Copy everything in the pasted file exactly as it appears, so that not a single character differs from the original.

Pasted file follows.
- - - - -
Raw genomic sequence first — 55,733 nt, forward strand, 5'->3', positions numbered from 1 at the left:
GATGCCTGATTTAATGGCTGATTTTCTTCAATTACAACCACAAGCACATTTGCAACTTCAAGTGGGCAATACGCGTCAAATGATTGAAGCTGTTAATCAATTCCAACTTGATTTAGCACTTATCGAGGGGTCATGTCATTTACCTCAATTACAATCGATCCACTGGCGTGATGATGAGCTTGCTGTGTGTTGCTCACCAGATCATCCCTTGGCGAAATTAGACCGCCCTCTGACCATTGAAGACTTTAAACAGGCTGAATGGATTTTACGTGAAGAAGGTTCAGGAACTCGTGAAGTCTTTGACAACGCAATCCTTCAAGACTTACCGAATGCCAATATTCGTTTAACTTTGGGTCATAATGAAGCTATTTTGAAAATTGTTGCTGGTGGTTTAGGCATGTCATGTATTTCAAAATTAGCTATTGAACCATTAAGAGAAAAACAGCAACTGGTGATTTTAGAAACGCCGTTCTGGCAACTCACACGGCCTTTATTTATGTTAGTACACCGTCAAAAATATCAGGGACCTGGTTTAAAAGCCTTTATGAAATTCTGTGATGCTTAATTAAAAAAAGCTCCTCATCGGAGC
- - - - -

Raw genomic sequence first — 55,733 nt, forward strand, 5'->3', positions numbered from 1 at the left:
GATGCCTGATTTAATGGCTGATTTTCTTCAATTACAACCACAAGCACATTTGCAACTTCAAGTGGGCAATACGCGTCAAATGATTGAAGCTGTTAATCAATTCCAACTTGATTTAGCACTTATCGAGGGGTCATGTCATTTACCTCAATTACAATCGATCCACTGGCGTGATGATGAGCTTGCTGTGTGTTGCTCACCAGATCATCCCTTGGCGAAATTAGACCGCCCTCTGACCATTGAAGACTTTAAACAGGCTGAATGGATTTTACGTGAAGAAGGTTCAGGAACTCGTGAAGTCTTTGACAACGCAATCCTTCAAGACTTACCGAATGCCAATATTCGTTTAACTTTGGGTCATAATGAAGCTATTTTGAAAATTGTTGCTGGTGGTTTAGGCATGTCATGTATTTCAAAATTAGCTATTGAACCATTAAGAGAAAAACAGCAACTGGTGATTTTAGAAACGCCGTTCTGGCAACTCACACGGCCTTTATTTATGTTAGTACACCGTCAAAAATATCAGGGACCTGGTTTAAAAGCCTTTATGAAATTCTGTGATGCTTAATTAAAAAAAGCTCCTCATCGGAGC